Pope says Discernment Means NOT Answering Tough Moral Questions
We notice it happening more and more among Protestants. “Discernment” is being redefined.
Often, those with the most nuance, vagueness and whimsy in the public statements are considered “discerning” because they know what to say and how to say it in order to receive the acclaim of men or cause the least controversy possible. Biblical discernment is the opposite, however; discernment is to make judgments between right and wrong and to do so based upon the objective Scripture rather than subjective appearances (for more explanation of Biblical discernment, click here).
The Bishop of Rome, also known as the Pope (or Antichrist, depending upon your Confession of Faith), similarly seems to have redefined discernment. For him – like for so many evangelicals – discernment is not being clear on important Biblical issues.
Pope Francis – a committed Marxist and globalist – has departed from the “moral orthodoxy” of the Roman Catholic Church by speaking in unprecedented terms of homosexuality and applied an assumed Universalism towards virtually every class of unrepentant sinner. In short, this leftist Pope has moved hard left at breakneck speed. It would only make sense that Pope Francis would desire to redefine “discernment,” something sorely needed by Papists – some of whom might disagree with his hard left-turn even though they agree with him on superstition and idolatry. The redefinition of discernment has been a goal of the Pope for some time, having used the word, “discernment,” over 30 times in his 2016 Amoris Laetitia. His usage of the term in this papal declaration was designed to allow divorced couples receive communion (a startling departure from Romish teaching), saying, “discernment must help to find possible ways of responding to God and growing in the midst of limits.”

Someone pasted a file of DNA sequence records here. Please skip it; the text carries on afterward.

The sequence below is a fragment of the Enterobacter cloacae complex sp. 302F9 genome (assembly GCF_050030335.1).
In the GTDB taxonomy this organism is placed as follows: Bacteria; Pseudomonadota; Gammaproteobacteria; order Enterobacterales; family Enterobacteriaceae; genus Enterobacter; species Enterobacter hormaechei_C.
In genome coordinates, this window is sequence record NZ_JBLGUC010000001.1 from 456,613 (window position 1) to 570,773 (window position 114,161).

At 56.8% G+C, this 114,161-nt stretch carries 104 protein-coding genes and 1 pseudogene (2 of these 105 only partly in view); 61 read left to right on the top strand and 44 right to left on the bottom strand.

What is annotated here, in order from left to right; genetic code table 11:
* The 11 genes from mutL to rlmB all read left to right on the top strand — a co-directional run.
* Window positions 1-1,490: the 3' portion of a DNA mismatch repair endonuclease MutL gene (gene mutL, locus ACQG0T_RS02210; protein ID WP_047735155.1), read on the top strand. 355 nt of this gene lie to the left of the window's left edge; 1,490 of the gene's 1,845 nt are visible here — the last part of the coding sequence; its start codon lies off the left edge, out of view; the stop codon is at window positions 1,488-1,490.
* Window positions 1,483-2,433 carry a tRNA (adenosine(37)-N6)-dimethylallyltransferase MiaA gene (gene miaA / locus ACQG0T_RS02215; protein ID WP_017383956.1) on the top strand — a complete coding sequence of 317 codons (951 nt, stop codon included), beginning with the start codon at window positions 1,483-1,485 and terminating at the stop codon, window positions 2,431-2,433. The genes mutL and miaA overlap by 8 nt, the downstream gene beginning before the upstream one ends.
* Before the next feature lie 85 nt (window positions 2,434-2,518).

Anyone familiar with Biblical discernment would understand that using discernment for the sake of doctrinal compromise (this is how a traditional Romanist might view it) is hardly the proper use of the term. Demonstrating that the infallible Popes often disagree, Francis has heralded the work of German theologian, Bernard Häring (who was a dissenter of Paul John Paul VI) because Häring argued discernment required not making hard moral stands. Defending his dissent from Pope John Paul VI, Francis was quoted in La Civilta Cattolica as saying…
“Discernment is the key element: the capacity for discernment. I note the absence of discernment in the formation of priests. We run the risk of getting used to ‘white or black,’ to that which is legal. We are rather closed, in general, to discernment. One thing is clear: today, in a certain number of seminaries, a rigidity that is far from a discernment of situations has been introduced. And that is dangerous, because it can lead us to a conception of morality that has a casuistic sense…”
Discernment, to the Pope, has always been not being “rigid” on…you know…Bible-related stuff. This is, of course, the opposite of Biblical discernment as taught in the Scripture. Leave it to the Antichrist to twist the Scripture.
In an interview in Katolikus Valasz, the Pope spoke of discernment again…
“Discernment does not decide what is right or wrong but leads the person to inform himself as fully as possible, so that he can make a right judgment in a particular matter, that is, so that he can act in accord with the truth which God has written upon his heart or conscience.”
Notice the subtle deception. Discernment is not judging between “right and wrong” from the Bible, but allowing someone to make a judgment based upon one’s own conscience.
Most recently, Francis told a group of recently graduated bishops, “[We must not be] imprisoned by nostalgia for being able to give just one answer to apply in all cases,” and that discernment is an “antidote against rigidity, because the same solutions aren’t valid everywhere.”
The Pope of Rome and evangelicals are growingly accepting the same definition of discernment.
HT LifeSite News